Martin Luther King Jr.'s family calls for 'no celebration' of MLK Day without action on voting rights legislation
By Veronica Stracqualursi, CNN
(CNN) -- The family of Martin Luther King Jr. is calling for "no celebration" of MLK Day without the passage of voting rights legislation, putting pressure on President Joe Biden and lawmakers to act on federal voting rights bills that have stalled in Congress.
Martin Luther King III, his wife Arndrea Waters King and their daughter Yolanda Renee King plan to mobilize activists on MLK weekend to push for Biden and Congress to apply the same efforts to federal voting rights bills that they used to pass the $1.2 trillion infrastructure bill. They hope to send the message: "you delivered for bridges, now deliver for voting rights."
"President Biden and Congress used their political muscle to deliver a vital infrastructure deal, and now we are calling on them to do the same to restore the very voting rights protections my father and countless other civil rights leaders bled to secure," Martin Luther King III said in a statement Wednesday, adding that they "will not accept empty promises in pursuit of my father's dream for a more equal and just America."
The Kings and local groups plan to rally supporters in Phoenix on January 15, the date of King's birthday, "to restore and expand voting rights to honor Dr. King's legacy." The Kings chose to mobilize in Arizona because of its "draconian" voting rights law, provisions of which the US Supreme Court upheld this year and in doing so limit the ability of minority voters to challenge state laws under the Voting Rights Act.
On January 17, the federal holiday commemorating the civil rights leader's birthday, the family and other activists will march across the Frederick Douglass Memorial Bridge in Washington, DC. They also plan to march across a bridge in Phoenix, to draw comparison to the 1965 march across the Edmund Pettus Bridge in Selma, Alabama, for voting rights for Black Americans.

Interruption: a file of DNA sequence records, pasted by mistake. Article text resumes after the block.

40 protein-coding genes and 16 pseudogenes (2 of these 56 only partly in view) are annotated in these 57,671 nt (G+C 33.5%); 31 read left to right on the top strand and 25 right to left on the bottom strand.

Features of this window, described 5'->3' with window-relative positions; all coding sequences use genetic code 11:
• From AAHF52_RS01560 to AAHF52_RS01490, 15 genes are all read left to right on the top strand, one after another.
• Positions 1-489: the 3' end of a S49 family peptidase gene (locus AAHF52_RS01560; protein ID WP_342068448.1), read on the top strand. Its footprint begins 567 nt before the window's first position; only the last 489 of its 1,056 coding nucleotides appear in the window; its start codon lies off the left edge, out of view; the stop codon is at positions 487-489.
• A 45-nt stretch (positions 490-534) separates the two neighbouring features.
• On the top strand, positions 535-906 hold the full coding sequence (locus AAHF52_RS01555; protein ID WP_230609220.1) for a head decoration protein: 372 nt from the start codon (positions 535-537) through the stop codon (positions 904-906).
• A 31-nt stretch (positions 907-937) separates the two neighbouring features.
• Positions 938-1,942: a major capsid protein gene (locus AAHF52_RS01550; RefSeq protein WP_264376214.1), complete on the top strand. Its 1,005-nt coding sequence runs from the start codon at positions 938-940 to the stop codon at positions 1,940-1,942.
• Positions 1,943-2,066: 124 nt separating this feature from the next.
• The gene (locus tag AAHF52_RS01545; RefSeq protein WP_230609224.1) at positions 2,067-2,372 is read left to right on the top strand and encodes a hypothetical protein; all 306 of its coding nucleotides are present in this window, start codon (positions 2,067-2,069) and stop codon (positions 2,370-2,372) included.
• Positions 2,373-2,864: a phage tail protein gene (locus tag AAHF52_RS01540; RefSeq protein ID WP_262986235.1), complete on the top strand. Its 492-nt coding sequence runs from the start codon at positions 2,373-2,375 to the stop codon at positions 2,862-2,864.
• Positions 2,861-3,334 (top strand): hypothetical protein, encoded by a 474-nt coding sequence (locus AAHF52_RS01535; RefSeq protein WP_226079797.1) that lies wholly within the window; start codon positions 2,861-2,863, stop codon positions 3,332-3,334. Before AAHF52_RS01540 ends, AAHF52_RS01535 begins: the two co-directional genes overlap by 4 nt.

The actions will call on Biden and the Senate to pass the Freedom to Vote Act and the John Lewis Voting Rights Advancement Act, and "ensure the Jim Crow filibuster doesn't stand in the way."
Arndrea Waters King noted that MLK Day is traditionally a national day of service and that there's "no better way to observe the King holiday" than to stand for democracy and the rights of others.
"If we're really talking about celebrating the legacy of Martin Luther King Jr., voting rights was a cornerstone of his legacy," she told CNN, adding that "we cannot simply in good faith celebrate him or celebrate that legacy with this current attack on access to the ballot box."
The more than 80 groups participating in the MLK weekend events include The Leadership Conference on Civil and Human Rights, the National Action Network and The National Urban League.
The John Lewis Voting Rights Advancement Act, named in honor of the civil rights icon and late Georgia congressman, is aimed at fighting voter suppression and restoring enforcement provisions of the 1965 Voting Rights Act.
The Freedom to Vote Act would make it easier to register to vote, make Election Day a public holiday, ensure states have early voting for federal elections and allow all voters to request mail-in ballots, among other provisions.
Biden, asked by reporters Wednesday if lawmakers should put off his Build Back Better bill -- a legislative priority of the President's -- until next year to focus on the voting rights legislation, said:
"If we can get the congressional voting rights done, we should do it. If we can't, we got to keep going."
"There's nothing domestically more important than voting rights. It's the single biggest issue," the President said.
Senate Republicans have blocked both Democratic-sponsored bills from advancing, leading progressive Democrats and activists todemand the Senate filibuster rule, which requires 60 votes to advance most legislation, be eliminated. Democrats, however, don't have the votes to end the filibuster rule, and they face some opposition within their own party, too.
Sen. Kyrsten Sinema, a moderate Democrat from Arizona who -- aalong with Democratic Sen. Joe Manchin of West Virginia -- is opposed to changing filibuster rules to pass voting rights legislation, reiterated her stance on Wednesday.
Sinema "has asked those who want to weaken or eliminate the filibuster to pass voting rights legislation, which she supports, if it would be good for our country to do so, only to see that legislation rescinded in a few years and replaced by a nationwide voter-ID law, nationwide restrictions on vote-by-mail, or other voting restrictions currently passing in some states extended nationwide," her spokesman John LaBombard said in a statement.
This story has been updated with additional developments Wednesday.
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